Transnational Family Relations in Migration Contexts:

British Variations on European Themes

Authored by: Prakash Shah

The Ashgate Research Companion to Migration Law, Theory and Policy

Print publication date:  March  2013
Online publication date:  March  2016

Print ISBN: 9780754671886
eBook ISBN: 9781315613239
Adobe ISBN: 9781317042648


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In writing this chapter 1 1

The research leading to this chapter was performed within the framework of the RELIGARE project. This project received funding from the European Commission Seventh Framework Programme (FP7/2007-2013) under grant agreement number 244635.

from near the western corner of the Eurasian landmass, it is evident that migration is involving an increasingly complex set of trans-jurisdictional activities worldwide. We have yet to come to grips with the kinds of legal navigation by individuals and families taking place across legal frontiers, although some theorists have begun to locate its place within wider phenomena of transnationalism. 2 2

W.F. Menski, ‘Immigration and Multiculturalism in Britain: New Issues in Research and Policy’ (2002) XII KIAPS: Bulletin of Asia-Pacific Studies 43–66; F. von Benda-Beckmann, K. von Benda-Beckmann and A. Griffiths (eds), Mobile People, Mobile Law: Expanding Legal Relations in a Contracting World (Ashgate, Aldershot 2005); R. Cotterrell, ‘Transnational Communities and the Concept of Law’ (2008) 21(1) Ratio Juris 1–18; R. Ballard, ‘The Dynamics of Translocal and Transjurisdictional Networks: A Diasporic Perspective’ (2009) 1(2) South Asian Diaspora 141–66.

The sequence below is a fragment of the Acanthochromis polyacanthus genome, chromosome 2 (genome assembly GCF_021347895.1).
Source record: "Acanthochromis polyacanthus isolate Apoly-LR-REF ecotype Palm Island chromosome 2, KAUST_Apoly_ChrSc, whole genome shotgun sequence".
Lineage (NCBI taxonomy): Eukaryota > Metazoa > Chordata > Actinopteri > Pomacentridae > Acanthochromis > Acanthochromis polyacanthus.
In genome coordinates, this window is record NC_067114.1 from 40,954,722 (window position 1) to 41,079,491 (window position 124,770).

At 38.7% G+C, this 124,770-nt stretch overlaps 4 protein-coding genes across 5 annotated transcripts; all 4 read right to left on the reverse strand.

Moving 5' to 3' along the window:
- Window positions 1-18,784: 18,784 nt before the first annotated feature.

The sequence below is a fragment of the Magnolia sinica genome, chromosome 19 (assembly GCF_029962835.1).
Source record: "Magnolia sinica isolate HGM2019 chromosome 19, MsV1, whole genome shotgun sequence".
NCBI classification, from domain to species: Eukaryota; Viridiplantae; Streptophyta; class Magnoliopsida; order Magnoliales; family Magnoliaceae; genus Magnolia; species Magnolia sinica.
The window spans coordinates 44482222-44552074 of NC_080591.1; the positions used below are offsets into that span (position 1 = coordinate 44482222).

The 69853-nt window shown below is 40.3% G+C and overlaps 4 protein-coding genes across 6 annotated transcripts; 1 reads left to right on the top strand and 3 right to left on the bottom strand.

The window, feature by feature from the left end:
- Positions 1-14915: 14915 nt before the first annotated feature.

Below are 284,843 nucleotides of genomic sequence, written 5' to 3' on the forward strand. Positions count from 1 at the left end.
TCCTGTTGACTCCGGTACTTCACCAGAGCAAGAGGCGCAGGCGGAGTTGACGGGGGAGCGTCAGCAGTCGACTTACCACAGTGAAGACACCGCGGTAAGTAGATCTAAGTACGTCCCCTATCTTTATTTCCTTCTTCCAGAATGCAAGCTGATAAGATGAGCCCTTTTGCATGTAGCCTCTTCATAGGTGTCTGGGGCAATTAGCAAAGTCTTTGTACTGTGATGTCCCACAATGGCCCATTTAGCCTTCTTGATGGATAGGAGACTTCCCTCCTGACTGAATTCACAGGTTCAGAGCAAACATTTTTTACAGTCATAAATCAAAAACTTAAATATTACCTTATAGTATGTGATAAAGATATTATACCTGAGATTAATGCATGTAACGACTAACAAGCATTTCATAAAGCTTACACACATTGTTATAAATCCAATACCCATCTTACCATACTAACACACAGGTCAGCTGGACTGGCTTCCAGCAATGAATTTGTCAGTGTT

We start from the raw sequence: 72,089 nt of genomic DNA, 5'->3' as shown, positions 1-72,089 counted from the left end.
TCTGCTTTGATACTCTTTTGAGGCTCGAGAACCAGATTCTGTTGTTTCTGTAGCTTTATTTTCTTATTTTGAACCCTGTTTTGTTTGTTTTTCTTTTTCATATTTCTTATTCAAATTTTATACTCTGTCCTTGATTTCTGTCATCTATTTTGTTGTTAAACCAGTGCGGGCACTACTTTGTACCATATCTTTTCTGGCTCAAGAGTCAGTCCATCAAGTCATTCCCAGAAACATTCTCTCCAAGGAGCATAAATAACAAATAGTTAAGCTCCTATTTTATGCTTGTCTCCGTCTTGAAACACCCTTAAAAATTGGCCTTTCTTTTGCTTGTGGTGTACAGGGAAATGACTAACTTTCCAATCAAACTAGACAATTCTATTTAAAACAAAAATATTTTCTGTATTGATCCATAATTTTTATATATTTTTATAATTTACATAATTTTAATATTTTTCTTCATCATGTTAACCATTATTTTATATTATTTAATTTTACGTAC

Recent events evidently demonstrate the often conflictual context in which migration occurs, as well as its many dysfunctional consequences. Just before I began writing this chapter in December 2010, news came of a suicide bomb attack in Stockholm by a man who had reportedly become ‘radicalized’ in the English town of Luton. A number of arrests in various European countries have been taking place more or less simultaneously of men of migrant origin suspected of involvement in terror-related activities. The fairly high-intensity conflict-ridden profile of migrants and their descendants being built in Europe and elsewhere, hides a more widespread, lower-intensity conflict in which official laws are also implicated. State authorities are penalizing trans-jurisdictional legal navigation, which occurs in a wide range of settings, and often concerns families and kin networks.

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